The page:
Reuters - Business Video Online (Apr. 16, 2014) — Crocodile farming has been a challenge in Zimbabwe in recent years do the economic collapse and the financial crisis. But as Ciara Sutton reports one of Europe's biggest suppliers of skins to the luxury market has come up with an unusual survival strategy - vegetarian food. Video provided by Reuters
Powered by NewsLook.com
Could Even Casual Marijuana Use Alter Your Brain?

Could Even Casual Marijuana Use Alter Your Brain?

Newsy (Apr. 16, 2014) — A new study conducted by researchers at Northwestern and Harvard suggests even casual marijuana use can alter your brain. Video provided by Newsy
Powered by NewsLook.com
Thousands Of Vials Of SARS Virus Go Missing

Thousands Of Vials Of SARS Virus Go Missing

Newsy (Apr. 16, 2014) — A research institute in Paris somehow misplaced more than 2,000 vials of the deadly SARS virus. Video provided by Newsy
Powered by NewsLook.com
Raw: Three Rare White Tiger Cubs Debut at Zoo

Raw: Three Rare White Tiger Cubs Debut at Zoo

AP (Apr. 16, 2014) — The Buenos Aires Zoo debuted a trio of rare white Bengal tiger cubs on Wednesday. (April 16) Video provided by AP
Powered by NewsLook.com

Search ScienceDaily

Number of stories in archives: 140,361

Find with keyword(s):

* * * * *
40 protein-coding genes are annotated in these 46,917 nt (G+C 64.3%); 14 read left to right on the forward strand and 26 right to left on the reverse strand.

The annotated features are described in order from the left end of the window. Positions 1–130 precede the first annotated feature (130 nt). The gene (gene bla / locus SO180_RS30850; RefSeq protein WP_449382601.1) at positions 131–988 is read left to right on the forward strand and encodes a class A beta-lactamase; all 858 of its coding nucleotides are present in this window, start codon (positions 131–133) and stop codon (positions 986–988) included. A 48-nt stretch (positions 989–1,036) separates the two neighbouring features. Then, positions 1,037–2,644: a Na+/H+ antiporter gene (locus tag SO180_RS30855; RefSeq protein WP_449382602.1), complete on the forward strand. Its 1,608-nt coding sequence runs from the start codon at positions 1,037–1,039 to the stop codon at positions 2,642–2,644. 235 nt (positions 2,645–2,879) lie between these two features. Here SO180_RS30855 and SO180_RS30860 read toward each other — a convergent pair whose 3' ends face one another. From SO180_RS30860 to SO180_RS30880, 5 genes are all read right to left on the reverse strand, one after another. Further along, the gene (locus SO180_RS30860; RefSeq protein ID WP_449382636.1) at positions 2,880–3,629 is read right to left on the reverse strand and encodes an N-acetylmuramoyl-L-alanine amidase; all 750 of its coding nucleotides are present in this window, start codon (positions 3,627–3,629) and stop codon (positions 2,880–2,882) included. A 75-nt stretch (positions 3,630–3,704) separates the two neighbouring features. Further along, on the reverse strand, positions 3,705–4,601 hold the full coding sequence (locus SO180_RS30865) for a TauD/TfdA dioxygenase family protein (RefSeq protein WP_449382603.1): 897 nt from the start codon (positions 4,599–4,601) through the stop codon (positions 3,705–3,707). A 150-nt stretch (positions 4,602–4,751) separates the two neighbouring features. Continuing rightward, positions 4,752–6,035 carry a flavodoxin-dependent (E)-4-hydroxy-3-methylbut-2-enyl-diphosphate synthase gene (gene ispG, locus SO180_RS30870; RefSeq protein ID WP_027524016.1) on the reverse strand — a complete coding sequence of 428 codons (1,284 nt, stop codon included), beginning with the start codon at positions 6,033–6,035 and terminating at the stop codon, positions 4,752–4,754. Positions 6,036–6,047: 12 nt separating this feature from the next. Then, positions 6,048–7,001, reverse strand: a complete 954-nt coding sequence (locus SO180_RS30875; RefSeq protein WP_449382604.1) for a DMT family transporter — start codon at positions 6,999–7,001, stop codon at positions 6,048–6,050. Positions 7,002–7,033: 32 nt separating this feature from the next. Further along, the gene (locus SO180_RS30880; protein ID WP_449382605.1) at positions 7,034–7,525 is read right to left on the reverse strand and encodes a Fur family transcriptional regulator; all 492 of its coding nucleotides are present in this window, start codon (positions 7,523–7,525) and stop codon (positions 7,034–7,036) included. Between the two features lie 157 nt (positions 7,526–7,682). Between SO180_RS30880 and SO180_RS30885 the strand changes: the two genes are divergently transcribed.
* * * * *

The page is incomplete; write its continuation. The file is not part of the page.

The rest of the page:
Enter a keyword or phrase to search ScienceDaily for related topics and research stories.

Save/Print:
Share:  

Breaking News:
from the past week

In Other News

... from NewsDaily.com

Science News

Health News

Environment News

Technology News



Save/Print:
Share:  

Free Subscriptions


Get the latest science news with ScienceDaily's free email newsletters, updated daily and weekly. Or view hourly updated newsfeeds in your RSS reader:

Get Social & Mobile


Keep up to date with the latest news from ScienceDaily via social networks and mobile apps:

Have Feedback?


Tell us what you think of ScienceDaily -- we welcome both positive and negative comments. Have any problems using the site? Questions?
Mobile iPhone Android Web
Follow Facebook Twitter Google+
Subscribe RSS Feeds Email Newsletters
Latest Headlines Health & Medicine Mind & Brain Space & Time Matter & Energy Computers & Math Plants & Animals Earth & Climate Fossils & Ruins